Over the past couple of decades we’ve grown used to the idea of the Human Genome – the genetic blueprint that all of us carry within our cells, containing all the instructions for life.
The information within our DNA constructs all the parts of the body as we grow from a single fertilised egg into a baby and then an adult. Our genome also tells us something (but not everything) about all kinds of traits and conditions, from skin or eye colour to height and weight, or our risk of developing certain diseases.
Increasingly, healthcare services and pharmaceutical companies are using genetic and genomic data to develop tests and treatments – an approach known as precision medicine.
All of us share a human genome that has evolved over hundreds of thousands of years, picking up distinctive regional variations as our species has spread across the globe. As we’ve written about before, some of these seemingly small differences can have a big impact on health and the potential effectiveness of precision medicine.
Yet the vast majority of the genomic data used to develop precision diagnostics and therapies comes from people with European ancestries, including the standard ‘Human Genome’ reference sequence.
Global Gene Corp was founded to address this imbalance, by gathering and analysing data from populations all over the world.
Much of the work looking at genetic differences between populations has focused on small changes to individual ‘letters’ of DNA, which are known as single nucleotide polymorphisms or SNPs. So we were very excited to see a new paper in Nature Communications from UCSF’s Pui-Yan Kwok and his collaborators in the US and China, revealing that there are typical patterns of much larger ‘cut and paste’ rearrangements within the genomes of particular groups of people.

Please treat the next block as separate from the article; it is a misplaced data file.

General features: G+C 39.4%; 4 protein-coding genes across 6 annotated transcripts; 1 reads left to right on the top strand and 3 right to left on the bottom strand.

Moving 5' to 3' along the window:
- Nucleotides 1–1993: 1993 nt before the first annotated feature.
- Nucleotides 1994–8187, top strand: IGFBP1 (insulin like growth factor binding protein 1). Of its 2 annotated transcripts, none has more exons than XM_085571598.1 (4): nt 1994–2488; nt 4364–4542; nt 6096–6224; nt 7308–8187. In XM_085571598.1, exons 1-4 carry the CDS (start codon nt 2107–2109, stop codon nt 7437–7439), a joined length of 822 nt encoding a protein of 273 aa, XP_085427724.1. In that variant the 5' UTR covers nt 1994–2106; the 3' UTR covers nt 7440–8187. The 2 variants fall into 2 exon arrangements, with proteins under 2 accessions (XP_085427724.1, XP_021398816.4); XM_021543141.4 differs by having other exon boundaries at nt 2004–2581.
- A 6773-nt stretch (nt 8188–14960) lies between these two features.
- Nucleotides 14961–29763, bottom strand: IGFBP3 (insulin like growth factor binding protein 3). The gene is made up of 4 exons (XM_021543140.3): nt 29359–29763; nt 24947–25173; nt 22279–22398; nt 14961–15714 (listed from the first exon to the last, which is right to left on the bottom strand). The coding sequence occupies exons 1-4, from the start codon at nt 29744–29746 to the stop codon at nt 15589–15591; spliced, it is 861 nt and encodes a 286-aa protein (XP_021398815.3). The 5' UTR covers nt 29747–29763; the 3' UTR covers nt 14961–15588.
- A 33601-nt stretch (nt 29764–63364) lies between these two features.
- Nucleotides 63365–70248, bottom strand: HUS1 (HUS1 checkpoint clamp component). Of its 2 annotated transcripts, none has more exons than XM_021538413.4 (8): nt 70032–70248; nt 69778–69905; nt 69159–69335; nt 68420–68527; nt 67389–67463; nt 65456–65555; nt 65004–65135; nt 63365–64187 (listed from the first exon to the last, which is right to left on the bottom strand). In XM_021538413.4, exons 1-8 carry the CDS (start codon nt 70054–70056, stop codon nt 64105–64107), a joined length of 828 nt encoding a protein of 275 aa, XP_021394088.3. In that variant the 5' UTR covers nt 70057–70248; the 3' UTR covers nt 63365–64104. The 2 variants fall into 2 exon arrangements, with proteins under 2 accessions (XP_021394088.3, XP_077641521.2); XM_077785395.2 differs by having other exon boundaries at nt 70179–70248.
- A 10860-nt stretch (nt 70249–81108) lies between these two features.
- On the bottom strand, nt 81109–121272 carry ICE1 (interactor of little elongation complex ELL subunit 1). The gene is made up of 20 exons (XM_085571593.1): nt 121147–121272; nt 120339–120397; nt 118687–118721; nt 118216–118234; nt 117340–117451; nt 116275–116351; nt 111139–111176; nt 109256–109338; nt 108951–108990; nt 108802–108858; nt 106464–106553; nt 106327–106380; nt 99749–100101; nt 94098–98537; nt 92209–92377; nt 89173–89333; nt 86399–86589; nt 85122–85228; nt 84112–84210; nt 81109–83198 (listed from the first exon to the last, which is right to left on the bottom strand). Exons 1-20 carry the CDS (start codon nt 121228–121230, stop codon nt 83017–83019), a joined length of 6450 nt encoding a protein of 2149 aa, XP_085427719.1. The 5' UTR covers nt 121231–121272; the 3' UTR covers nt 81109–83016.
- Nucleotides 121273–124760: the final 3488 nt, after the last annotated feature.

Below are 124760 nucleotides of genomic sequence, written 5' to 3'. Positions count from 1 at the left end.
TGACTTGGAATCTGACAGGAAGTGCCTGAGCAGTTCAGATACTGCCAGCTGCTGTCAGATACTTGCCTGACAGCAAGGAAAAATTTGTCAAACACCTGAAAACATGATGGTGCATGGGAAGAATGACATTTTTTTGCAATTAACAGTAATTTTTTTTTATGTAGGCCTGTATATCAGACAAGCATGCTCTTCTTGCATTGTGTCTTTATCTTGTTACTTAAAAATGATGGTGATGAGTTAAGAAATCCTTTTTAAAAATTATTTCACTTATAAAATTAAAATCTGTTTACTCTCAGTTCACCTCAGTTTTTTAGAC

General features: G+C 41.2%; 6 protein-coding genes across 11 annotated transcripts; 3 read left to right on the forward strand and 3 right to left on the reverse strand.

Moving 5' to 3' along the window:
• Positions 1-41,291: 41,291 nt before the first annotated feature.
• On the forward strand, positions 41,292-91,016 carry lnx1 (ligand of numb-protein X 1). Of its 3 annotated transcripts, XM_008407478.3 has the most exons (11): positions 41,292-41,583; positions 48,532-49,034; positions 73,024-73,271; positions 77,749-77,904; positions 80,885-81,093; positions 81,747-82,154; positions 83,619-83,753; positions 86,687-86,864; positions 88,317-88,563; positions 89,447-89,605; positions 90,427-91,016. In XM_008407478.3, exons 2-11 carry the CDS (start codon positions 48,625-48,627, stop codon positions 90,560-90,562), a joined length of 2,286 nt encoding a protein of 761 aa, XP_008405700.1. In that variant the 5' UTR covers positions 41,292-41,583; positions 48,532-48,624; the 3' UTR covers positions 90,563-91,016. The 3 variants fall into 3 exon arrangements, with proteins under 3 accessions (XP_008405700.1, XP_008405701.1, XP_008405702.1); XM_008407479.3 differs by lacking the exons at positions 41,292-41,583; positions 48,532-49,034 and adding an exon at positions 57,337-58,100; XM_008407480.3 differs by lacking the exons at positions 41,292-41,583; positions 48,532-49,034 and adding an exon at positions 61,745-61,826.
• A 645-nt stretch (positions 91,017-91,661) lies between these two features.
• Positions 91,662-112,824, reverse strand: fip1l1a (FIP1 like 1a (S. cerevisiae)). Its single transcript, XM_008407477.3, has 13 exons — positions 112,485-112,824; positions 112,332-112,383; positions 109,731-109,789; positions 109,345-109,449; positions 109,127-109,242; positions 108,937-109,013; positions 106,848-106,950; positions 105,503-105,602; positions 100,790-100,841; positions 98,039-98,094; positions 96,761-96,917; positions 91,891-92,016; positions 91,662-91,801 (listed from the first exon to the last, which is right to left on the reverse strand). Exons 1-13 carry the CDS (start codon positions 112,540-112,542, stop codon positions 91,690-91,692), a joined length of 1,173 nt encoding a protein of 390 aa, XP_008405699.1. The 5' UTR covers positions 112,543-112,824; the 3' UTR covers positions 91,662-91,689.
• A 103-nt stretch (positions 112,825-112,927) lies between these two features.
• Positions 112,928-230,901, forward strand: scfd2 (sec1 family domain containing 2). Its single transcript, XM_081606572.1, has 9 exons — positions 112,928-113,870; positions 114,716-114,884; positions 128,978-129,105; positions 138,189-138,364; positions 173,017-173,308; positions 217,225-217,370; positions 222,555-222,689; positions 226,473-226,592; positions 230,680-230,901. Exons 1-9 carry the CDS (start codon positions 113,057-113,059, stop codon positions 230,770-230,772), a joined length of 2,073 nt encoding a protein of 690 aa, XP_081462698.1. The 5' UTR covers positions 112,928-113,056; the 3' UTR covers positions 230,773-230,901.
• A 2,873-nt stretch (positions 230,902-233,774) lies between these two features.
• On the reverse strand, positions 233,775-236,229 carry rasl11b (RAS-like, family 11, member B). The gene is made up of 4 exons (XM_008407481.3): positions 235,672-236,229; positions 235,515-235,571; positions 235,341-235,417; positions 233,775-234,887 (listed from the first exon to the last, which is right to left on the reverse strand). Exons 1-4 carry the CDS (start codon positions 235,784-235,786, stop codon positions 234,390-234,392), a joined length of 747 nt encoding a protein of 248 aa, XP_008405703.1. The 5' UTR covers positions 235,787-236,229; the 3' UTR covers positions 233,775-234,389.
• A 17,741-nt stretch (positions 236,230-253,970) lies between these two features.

These large structural variants are hard to spot using conventional DNA sequencing techniques, but they could have a big impact on the function and activity of nearby genes. For example, Kowk’s team found that Africans and East Asians tend to have the highest number of characteristic rearrangements within their genomes.
They also discovered population-specific large structural variations that affect the levels of a protein called pepsinogen in the blood, which is sometime used as a screening test for stomach cancer, suggesting that regional genomic data will be essential for developing more effective diagnostic tests.
Even more intriguingly, the researchers uncovered around 60 million ‘letters’ of DNA that aren’t currently included in the standard reference human genome.
This paper is another powerful proof that we need to move away from the concept of the ‘Human Genome’, based on a single reference genome derived from primarily European DNA data.
As the authors point out in their paper, “The large number of samples from many populations in this study allows us to define the major haplotypes in these regions, and it is clear that the reference genome assembly is but one haplotype of many.
“Without a comprehensive set of alternate haplotypes representing the variation within and across populations, aligning short-read sequences to the complex regions will lead to errors in analysis.”
We need to build the ‘Global Genome’ – a collection of datasets that incorporate genetic and other kinds of health information from diverse populations all over the world, in order to bring the benefits of future advances in precision healthcare to everyone, wherever they live and wherever they come from.
- Genome maps across 26 human populations reveal population-specific patterns of structural variation. Levy-Sakin et al. Nature Communications 10: 1025 (2019) https://www.nature.com/articles/s41467-019-08992-7